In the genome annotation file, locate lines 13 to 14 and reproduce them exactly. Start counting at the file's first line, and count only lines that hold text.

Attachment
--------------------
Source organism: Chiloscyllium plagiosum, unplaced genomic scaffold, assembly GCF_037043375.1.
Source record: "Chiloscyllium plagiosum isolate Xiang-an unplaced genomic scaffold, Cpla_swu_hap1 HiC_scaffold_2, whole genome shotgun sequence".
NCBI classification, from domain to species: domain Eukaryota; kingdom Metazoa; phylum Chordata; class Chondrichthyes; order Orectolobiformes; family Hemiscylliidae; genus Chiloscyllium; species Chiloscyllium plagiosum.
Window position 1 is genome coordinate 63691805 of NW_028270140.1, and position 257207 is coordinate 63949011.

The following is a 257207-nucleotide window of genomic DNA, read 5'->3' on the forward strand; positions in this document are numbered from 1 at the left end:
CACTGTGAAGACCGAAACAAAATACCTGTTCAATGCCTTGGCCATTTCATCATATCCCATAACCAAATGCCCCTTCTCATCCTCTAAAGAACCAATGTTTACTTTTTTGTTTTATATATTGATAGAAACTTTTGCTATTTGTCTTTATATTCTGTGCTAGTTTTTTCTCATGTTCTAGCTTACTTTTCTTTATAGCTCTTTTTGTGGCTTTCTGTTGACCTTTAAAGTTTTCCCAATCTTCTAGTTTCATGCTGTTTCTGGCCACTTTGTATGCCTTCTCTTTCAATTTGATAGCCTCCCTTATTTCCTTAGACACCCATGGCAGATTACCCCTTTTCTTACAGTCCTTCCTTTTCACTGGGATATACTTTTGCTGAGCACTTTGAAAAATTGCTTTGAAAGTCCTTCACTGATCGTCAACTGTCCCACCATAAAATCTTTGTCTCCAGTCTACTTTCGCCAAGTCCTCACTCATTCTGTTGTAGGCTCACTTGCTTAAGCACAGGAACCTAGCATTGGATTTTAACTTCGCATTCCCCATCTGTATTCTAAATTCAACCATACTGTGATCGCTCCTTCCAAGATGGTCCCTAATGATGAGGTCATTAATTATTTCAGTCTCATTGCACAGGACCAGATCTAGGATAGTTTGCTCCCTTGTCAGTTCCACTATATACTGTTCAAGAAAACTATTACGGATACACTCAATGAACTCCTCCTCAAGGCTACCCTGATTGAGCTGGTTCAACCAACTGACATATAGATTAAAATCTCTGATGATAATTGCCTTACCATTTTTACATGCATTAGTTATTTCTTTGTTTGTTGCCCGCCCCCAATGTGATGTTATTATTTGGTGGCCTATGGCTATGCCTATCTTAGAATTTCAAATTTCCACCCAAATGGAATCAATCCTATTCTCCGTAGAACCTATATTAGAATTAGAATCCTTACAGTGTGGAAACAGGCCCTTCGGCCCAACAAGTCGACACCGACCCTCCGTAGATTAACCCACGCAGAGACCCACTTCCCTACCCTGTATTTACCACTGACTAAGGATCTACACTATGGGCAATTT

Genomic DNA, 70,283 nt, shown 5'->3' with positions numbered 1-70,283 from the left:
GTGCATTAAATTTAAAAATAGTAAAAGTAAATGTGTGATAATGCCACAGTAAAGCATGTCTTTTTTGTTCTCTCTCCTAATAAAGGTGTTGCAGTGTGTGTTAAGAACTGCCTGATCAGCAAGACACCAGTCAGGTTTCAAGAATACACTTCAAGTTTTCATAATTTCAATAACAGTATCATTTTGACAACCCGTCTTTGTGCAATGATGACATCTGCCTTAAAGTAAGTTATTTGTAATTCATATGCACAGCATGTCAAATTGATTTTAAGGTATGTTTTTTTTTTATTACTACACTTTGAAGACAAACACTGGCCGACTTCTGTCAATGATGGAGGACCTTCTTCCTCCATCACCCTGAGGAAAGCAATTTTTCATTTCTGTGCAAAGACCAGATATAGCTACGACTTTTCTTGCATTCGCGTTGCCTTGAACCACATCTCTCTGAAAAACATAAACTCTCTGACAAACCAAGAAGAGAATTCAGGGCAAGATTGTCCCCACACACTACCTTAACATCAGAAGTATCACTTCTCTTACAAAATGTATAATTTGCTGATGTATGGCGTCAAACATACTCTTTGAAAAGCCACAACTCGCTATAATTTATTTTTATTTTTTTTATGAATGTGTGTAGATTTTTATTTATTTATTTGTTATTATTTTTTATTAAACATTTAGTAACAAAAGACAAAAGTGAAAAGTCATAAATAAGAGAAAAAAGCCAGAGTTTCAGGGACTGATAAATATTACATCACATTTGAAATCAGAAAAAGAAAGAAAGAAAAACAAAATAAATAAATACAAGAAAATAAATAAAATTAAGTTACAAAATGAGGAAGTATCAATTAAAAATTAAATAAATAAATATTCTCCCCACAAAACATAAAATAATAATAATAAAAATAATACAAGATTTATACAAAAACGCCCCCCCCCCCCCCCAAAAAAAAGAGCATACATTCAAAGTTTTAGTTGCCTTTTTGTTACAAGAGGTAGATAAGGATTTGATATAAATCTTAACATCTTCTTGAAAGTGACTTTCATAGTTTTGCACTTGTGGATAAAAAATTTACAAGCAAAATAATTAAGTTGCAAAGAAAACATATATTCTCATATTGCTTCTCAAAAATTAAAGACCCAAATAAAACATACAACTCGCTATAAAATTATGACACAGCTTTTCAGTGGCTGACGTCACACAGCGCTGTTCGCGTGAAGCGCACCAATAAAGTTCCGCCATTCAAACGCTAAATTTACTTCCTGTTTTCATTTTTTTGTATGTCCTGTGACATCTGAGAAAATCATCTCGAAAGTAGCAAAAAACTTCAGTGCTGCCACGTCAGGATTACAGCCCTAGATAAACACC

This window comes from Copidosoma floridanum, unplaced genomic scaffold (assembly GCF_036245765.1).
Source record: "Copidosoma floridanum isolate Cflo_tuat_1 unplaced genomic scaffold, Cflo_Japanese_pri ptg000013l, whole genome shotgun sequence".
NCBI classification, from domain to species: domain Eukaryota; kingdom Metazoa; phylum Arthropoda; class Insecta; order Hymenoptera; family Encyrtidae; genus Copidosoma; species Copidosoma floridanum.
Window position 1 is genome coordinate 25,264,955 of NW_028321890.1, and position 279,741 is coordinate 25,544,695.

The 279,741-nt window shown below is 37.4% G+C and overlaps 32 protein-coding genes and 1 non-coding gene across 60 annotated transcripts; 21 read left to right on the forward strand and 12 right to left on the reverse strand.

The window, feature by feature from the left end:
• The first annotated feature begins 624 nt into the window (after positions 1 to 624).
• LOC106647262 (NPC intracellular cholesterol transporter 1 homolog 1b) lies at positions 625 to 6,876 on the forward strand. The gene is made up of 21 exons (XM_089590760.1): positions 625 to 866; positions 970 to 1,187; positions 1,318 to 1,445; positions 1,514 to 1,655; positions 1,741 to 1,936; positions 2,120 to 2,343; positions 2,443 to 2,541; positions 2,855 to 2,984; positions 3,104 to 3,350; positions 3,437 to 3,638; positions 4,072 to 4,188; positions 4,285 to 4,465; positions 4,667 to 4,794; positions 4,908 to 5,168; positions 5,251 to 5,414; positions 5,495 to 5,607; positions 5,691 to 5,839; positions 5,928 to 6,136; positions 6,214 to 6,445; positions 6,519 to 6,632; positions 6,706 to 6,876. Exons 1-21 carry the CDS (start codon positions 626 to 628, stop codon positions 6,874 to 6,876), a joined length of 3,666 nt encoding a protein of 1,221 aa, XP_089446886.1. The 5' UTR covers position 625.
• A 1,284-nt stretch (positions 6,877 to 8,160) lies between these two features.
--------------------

The 279,741-nt window shown below is 37.4% G+C and overlaps 32 protein-coding genes and 1 non-coding gene across 60 annotated transcripts; 21 read left to right on the forward strand and 12 right to left on the reverse strand.

The window, feature by feature from the left end: